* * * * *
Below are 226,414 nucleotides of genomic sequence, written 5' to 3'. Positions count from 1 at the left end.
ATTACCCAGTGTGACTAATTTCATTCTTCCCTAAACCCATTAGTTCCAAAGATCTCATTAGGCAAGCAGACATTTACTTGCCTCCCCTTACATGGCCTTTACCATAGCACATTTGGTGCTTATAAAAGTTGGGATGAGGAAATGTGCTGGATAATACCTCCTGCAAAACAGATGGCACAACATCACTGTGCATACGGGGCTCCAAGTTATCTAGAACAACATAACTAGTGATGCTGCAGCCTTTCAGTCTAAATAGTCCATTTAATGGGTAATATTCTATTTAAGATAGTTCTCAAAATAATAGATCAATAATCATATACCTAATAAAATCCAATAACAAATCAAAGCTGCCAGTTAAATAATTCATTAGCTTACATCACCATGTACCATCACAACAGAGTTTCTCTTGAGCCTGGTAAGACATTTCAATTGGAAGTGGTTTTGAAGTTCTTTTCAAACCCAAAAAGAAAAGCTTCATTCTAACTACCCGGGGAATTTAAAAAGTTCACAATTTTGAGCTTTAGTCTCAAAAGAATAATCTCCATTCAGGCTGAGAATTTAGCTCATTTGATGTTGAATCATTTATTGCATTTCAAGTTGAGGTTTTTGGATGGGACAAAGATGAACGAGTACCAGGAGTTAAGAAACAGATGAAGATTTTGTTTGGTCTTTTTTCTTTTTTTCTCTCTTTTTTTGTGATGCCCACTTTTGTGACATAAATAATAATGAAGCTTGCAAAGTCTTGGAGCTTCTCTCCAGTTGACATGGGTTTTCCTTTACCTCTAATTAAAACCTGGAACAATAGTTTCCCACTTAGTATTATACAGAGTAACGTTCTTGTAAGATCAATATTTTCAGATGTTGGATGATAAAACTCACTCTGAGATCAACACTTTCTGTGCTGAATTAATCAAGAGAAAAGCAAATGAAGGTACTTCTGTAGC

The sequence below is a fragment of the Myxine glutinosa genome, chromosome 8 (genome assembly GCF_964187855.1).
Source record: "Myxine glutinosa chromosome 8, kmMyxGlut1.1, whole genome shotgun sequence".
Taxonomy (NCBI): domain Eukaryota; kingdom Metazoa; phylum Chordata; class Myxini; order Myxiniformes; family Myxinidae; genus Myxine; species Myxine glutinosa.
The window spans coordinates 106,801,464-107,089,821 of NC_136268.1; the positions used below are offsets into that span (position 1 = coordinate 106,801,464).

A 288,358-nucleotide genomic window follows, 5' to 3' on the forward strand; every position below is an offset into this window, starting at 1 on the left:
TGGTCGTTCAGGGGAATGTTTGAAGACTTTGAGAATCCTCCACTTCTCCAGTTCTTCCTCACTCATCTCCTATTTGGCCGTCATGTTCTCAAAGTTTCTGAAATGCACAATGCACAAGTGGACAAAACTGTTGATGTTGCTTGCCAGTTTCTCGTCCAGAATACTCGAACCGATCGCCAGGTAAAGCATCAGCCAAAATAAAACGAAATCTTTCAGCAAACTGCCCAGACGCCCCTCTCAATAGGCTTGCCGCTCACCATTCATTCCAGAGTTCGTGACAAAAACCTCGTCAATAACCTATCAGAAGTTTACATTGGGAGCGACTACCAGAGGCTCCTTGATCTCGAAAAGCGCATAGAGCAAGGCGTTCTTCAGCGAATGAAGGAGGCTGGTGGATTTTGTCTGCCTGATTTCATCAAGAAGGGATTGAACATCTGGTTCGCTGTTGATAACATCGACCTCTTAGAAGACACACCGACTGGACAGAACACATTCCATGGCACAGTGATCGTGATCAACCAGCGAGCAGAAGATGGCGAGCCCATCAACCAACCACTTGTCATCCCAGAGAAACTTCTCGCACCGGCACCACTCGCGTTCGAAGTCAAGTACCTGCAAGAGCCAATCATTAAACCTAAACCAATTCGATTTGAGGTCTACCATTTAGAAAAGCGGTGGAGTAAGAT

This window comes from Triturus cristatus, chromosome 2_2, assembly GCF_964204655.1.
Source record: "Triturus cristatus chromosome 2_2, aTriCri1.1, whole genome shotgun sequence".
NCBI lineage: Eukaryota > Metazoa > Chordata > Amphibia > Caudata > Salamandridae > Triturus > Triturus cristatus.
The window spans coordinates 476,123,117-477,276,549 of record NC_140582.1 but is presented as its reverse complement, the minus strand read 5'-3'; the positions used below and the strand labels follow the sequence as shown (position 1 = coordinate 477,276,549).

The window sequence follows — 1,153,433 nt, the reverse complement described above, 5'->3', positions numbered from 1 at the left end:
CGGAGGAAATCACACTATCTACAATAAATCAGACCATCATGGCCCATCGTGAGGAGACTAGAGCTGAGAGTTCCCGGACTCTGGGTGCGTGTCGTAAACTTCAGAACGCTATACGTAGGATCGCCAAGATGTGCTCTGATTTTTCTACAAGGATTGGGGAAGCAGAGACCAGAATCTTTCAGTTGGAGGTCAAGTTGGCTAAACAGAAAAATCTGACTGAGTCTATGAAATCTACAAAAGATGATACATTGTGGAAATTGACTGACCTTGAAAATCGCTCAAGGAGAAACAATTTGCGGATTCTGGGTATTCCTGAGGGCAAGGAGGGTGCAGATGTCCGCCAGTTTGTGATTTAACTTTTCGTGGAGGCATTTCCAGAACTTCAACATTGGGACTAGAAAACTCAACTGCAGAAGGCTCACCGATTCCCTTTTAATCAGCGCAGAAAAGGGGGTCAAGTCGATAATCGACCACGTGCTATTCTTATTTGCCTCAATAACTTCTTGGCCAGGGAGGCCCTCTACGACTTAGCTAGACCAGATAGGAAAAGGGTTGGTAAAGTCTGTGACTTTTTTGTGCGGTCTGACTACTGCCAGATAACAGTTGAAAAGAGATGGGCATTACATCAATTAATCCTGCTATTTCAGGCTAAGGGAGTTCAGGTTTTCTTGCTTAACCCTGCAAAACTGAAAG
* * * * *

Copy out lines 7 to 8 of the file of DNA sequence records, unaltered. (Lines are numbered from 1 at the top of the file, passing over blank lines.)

A 288,358-nucleotide genomic window follows, 5' to 3' on the forward strand; every position below is an offset into this window, starting at 1 on the left:
TGGTCGTTCAGGGGAATGTTTGAAGACTTTGAGAATCCTCCACTTCTCCAGTTCTTCCTCACTCATCTCCTATTTGGCCGTCATGTTCTCAAAGTTTCTGAAATGCACAATGCACAAGTGGACAAAACTGTTGATGTTGCTTGCCAGTTTCTCGTCCAGAATACTCGAACCGATCGCCAGGTAAAGCATCAGCCAAAATAAAACGAAATCTTTCAGCAAACTGCCCAGACGCCCCTCTCAATAGGCTTGCCGCTCACCATTCATTCCAGAGTTCGTGACAAAAACCTCGTCAATAACCTATCAGAAGTTTACATTGGGAGCGACTACCAGAGGCTCCTTGATCTCGAAAAGCGCATAGAGCAAGGCGTTCTTCAGCGAATGAAGGAGGCTGGTGGATTTTGTCTGCCTGATTTCATCAAGAAGGGATTGAACATCTGGTTCGCTGTTGATAACATCGACCTCTTAGAAGACACACCGACTGGACAGAACACATTCCATGGCACAGTGATCGTGATCAACCAGCGAGCAGAAGATGGCGAGCCCATCAACCAACCACTTGTCATCCCAGAGAAACTTCTCGCACCGGCACCACTCGCGTTCGAAGTCAAGTACCTGCAAGAGCCAATCATTAAACCTAAACCAATTCGATTTGAGGTCTACCATTTAGAAAAGCGGTGGAGTAAGAT